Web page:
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Reviews » DVD Video Reviews » Three Men and a Baby
Three Men and a Baby
Walt Disney Studios Home Entertainment // PG // April 2, 2002
List Price: $19.99 [Buy now and save at Amazon]
Review by Aaron Beierle | posted March 31, 2002 | E-mail the Author
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The Movie:

A film that became an enormous hit that shouldn't have worked nearly as well as it did, "Three Men and a Baby" energized the career of its three leads, at least for a little while. Tom Selleck, Steve Guttenberg and Ted Danson play three Manhattan bachelors who have quite a few girlfriends and party all the time. Danson's character is out of the country when the other two recieve a package at the door - a baby, with a note that Danson is the father and the mother wants him to take the baby.

The two are baffled how to take care of this little bundle. Selleck's character summarizes the situation nicely - he can build 50-story skyscrapers, so he should be able to change a kid's diaper. He can't. Danson's character eventually returns and while he's at first quite resistant to the idea of fatherhood, he eventually warms up to his responsibilities.

Oddly, the film retains a completely unnecessary subplot about the three getting mixed up in a drug deal, which was apparently a part of the original French film, as well. The film could have easily done without it, as the three actors are surprisingly able to make a decent go of the new fatherhood situation. The performances are mixed - Danson doesn't have much of a character, but Guttenberg is funny and Selleck really offers a very good, compelling performance.

While this certainly isn't high art, it's amusing. The film was directed by "Star Trek"'s Leonard Nimoy (who seems like an unlikely choice) and was an unexpected box office hit in 1987, racking up 81 million at the box office.


The DVD

VIDEO: Buena Vista presents "Three Men and a Baby" in 1.85:1 anamorphic widescreen (although the box lists it as both widescreen and, in fine print at the bottom, pan & scan, it is actually widescreen). Earlier the same day as I'm sitting down to review this, I'd watched Buena Vista's "Ruthless People", out the same week as this title and theatrically released a year earlier. It showed noticable grain and a fair amount of print flaws, along with slight edge enhancement and pixelation. Unfortunately, "Three Men and A Baby" has all of those problems present (a bit more so) and another issue or two to contend with.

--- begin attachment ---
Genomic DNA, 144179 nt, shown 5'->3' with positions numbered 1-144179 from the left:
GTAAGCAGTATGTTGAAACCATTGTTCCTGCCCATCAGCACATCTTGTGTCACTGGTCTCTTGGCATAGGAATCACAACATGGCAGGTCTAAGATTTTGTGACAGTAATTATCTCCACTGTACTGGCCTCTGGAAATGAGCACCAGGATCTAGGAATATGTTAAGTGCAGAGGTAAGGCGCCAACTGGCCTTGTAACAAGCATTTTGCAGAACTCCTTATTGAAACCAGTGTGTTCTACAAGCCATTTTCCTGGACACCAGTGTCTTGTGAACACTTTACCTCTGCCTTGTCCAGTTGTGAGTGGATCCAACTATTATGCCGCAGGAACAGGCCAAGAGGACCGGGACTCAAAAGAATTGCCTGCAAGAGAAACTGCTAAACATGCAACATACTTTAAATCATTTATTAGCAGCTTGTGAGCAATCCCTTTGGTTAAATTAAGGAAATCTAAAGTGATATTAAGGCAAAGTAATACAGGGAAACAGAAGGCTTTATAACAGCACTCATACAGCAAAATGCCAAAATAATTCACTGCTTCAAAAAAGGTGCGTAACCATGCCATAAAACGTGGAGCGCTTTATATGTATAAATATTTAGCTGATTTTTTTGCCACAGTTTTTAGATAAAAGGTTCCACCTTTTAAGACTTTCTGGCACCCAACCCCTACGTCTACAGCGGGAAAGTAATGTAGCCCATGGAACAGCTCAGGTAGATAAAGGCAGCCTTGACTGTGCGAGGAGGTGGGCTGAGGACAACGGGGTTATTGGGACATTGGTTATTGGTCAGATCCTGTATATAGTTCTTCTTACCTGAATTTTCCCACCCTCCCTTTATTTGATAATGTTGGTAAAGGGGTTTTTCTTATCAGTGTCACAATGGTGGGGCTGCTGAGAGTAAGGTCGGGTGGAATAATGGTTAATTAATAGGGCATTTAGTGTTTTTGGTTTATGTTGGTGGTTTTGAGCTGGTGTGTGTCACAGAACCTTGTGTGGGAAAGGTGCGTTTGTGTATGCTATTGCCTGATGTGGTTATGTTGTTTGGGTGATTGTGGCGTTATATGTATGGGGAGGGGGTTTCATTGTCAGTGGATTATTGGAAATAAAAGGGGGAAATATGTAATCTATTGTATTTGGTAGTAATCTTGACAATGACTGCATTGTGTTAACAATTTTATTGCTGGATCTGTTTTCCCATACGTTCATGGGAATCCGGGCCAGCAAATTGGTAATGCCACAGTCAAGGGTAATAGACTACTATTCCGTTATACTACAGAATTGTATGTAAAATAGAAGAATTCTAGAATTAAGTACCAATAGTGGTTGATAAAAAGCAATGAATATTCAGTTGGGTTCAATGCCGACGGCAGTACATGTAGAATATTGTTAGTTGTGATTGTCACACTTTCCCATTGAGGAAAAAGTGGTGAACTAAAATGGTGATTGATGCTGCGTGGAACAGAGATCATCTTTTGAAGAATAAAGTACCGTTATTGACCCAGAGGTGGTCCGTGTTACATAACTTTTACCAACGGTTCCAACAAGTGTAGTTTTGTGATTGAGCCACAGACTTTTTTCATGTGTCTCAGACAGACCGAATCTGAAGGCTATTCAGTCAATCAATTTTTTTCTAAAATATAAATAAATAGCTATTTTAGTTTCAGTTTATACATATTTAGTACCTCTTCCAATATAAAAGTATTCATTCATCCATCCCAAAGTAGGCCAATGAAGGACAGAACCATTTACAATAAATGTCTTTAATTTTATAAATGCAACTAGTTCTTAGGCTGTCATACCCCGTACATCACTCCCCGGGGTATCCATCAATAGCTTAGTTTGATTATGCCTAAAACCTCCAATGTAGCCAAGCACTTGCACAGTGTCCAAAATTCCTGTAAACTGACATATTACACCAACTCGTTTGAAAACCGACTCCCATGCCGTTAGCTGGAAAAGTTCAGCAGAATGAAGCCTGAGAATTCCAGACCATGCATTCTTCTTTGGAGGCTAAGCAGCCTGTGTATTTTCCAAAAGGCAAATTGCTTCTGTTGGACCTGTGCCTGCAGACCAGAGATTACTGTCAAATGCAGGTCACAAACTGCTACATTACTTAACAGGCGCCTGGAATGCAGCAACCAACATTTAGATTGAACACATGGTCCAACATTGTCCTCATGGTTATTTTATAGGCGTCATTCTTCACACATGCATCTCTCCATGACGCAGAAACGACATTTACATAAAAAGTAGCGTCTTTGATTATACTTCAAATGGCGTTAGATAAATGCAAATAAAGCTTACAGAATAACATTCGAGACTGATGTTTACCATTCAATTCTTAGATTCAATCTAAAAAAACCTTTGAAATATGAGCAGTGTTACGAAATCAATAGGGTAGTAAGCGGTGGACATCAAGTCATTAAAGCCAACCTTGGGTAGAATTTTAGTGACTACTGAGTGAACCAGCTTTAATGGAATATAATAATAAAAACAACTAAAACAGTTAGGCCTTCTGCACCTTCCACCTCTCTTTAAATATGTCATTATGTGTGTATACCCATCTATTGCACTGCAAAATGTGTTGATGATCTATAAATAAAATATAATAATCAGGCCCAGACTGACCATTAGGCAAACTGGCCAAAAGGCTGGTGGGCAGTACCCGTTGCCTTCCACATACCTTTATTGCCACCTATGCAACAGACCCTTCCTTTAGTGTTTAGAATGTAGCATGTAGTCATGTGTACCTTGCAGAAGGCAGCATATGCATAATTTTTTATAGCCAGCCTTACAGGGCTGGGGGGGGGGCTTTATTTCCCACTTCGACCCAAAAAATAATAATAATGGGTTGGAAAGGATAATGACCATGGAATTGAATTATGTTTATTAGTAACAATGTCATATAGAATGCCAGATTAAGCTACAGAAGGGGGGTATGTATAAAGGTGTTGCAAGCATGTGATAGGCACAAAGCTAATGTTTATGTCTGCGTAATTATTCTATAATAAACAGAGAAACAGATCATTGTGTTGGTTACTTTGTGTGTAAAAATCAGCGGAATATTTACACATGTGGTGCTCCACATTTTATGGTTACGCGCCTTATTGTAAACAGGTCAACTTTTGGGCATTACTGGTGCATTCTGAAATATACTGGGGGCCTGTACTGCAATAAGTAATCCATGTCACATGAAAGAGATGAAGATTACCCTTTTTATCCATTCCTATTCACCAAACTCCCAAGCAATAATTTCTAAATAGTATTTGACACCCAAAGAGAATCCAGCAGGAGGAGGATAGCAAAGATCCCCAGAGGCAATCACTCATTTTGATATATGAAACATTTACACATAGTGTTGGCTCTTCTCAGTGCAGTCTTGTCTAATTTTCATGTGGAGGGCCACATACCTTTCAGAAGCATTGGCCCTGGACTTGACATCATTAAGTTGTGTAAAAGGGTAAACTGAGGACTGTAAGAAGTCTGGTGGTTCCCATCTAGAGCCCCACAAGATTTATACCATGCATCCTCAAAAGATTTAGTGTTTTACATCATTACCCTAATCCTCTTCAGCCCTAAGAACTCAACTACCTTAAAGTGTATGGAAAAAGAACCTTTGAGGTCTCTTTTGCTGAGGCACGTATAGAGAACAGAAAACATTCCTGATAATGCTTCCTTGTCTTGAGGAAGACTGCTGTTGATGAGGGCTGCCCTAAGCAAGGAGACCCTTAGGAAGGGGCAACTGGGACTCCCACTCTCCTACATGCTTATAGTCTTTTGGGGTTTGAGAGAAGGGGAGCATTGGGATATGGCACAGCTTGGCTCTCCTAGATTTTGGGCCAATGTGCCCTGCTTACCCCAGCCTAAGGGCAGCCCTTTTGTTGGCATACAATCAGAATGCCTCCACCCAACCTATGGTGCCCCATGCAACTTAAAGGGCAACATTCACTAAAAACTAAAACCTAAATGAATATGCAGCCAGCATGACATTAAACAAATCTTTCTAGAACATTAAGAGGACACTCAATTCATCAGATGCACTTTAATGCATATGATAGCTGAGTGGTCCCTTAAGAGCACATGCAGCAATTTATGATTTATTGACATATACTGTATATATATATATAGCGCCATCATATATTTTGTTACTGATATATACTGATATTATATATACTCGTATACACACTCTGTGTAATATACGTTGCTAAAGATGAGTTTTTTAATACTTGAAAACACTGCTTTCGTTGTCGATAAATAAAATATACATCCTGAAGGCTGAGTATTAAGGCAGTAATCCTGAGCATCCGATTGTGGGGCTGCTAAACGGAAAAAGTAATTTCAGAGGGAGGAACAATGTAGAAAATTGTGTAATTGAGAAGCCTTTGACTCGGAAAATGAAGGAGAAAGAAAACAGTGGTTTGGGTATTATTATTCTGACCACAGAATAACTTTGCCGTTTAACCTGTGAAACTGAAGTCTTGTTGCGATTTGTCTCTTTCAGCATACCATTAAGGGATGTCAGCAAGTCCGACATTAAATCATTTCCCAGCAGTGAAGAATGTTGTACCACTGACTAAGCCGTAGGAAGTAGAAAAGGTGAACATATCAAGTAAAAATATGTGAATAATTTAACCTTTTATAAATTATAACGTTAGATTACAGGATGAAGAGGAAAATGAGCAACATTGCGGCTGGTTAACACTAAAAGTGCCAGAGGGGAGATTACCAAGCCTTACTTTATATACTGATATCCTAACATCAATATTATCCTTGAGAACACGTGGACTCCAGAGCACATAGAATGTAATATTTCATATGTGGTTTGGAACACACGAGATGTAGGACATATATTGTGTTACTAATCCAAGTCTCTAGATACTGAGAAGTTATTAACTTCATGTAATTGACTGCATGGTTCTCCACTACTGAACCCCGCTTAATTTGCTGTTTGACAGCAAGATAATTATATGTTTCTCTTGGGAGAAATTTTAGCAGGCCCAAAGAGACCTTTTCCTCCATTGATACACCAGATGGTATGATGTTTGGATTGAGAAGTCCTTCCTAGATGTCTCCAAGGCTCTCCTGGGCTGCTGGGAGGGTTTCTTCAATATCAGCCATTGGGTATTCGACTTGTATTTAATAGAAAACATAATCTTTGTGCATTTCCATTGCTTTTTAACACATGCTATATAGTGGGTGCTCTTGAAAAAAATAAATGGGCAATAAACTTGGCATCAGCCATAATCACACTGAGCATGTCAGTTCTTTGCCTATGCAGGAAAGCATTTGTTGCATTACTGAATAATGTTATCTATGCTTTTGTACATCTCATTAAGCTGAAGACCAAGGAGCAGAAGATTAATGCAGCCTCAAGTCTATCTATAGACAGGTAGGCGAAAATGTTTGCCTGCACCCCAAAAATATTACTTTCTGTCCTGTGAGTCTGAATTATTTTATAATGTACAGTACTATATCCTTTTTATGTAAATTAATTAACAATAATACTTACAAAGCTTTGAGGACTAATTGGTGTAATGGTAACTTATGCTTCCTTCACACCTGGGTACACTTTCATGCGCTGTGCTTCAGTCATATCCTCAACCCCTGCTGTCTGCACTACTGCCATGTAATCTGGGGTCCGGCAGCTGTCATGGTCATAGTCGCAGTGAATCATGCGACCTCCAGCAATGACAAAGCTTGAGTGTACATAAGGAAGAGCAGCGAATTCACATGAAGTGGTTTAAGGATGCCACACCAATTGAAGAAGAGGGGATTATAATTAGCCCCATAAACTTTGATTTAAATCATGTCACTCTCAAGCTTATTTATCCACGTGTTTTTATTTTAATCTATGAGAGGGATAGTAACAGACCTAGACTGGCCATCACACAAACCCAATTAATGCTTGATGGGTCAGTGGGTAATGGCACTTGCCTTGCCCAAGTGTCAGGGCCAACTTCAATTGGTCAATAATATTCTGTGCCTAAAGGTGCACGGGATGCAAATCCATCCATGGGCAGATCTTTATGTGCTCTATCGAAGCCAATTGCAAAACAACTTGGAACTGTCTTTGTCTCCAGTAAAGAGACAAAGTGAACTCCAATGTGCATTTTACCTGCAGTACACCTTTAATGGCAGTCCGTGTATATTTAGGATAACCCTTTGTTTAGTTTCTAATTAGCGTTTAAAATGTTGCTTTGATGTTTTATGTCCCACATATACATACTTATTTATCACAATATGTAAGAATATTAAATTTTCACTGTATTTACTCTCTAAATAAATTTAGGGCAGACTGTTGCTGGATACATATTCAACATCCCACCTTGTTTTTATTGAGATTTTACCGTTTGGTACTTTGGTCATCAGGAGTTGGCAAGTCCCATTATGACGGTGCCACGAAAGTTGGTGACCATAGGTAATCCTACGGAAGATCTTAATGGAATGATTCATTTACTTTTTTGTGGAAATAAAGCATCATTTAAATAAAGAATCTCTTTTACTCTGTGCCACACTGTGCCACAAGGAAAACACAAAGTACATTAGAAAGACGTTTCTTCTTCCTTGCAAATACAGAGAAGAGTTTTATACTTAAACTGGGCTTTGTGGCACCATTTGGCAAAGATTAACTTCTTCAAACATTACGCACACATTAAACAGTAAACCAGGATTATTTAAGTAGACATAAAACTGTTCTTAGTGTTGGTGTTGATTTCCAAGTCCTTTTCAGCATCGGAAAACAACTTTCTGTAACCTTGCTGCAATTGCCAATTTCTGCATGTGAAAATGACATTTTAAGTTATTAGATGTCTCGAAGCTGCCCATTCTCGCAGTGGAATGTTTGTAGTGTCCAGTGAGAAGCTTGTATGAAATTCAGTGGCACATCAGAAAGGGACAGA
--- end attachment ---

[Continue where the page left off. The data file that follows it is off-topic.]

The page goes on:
Where the grain on "Ruthless People" could either be hardly seen or mild, "Three Men and A Baby" shows a more consistent mild grain. Print flaws are also apparent throughout, although the opening few minutes seemed a bit dirtier than the rest. Specks, marks and a few scratches are more frequently visible than I'd like to see on even a film of this age. The picture seemed to even flicker ever-so-slightly at a couple of moments.

Sharpness and detail were not terrific - I'm sure that this film was never visually sleek in the first place - but some scenes looked noticably soft and some even looked dark (see the early party sequence). Colors appeared slightly smeary and soft, but otherwise looked natural and not particularly bright or vivid. I've now reviewed a couple of Disney's new low-priced catalog titles that are coming out this week and I hope they are not an indicator of the image quality that these catalog releases will contain.

SOUND: Going down in the "was this really necessary?" catagory, "Three Men and a Baby" has been given a Dolby Digital 5.1 remix. Comedies as a whole have been known for their unambitious use of audio, so a comedy that's now about 15-years-old really wouldn't have a whole lot going on. That turns out to be the case on this presentation, as the only element that's really distributed to the surrounds is the 80's score - which I would prefer to be less enveloping. The score seemed a bit thin and flat, but dialogue came through fairly clearly. While I somewhat appreciate the film being remixed into 5.1, it doesn't really make for an awful lot of difference.

MENUS: Very basic film-themed images serve as backgrounds.

EXTRAS: Not a thing.

Final Thoughts: "Three Men and a Baby" is a moderately funny picture that contains a solid performance from Selleck. Buena Vista's DVD is a bit dissapointing and seems rushed; the video quality is mediocre and audio quality isn't much better. No supplements included, either.
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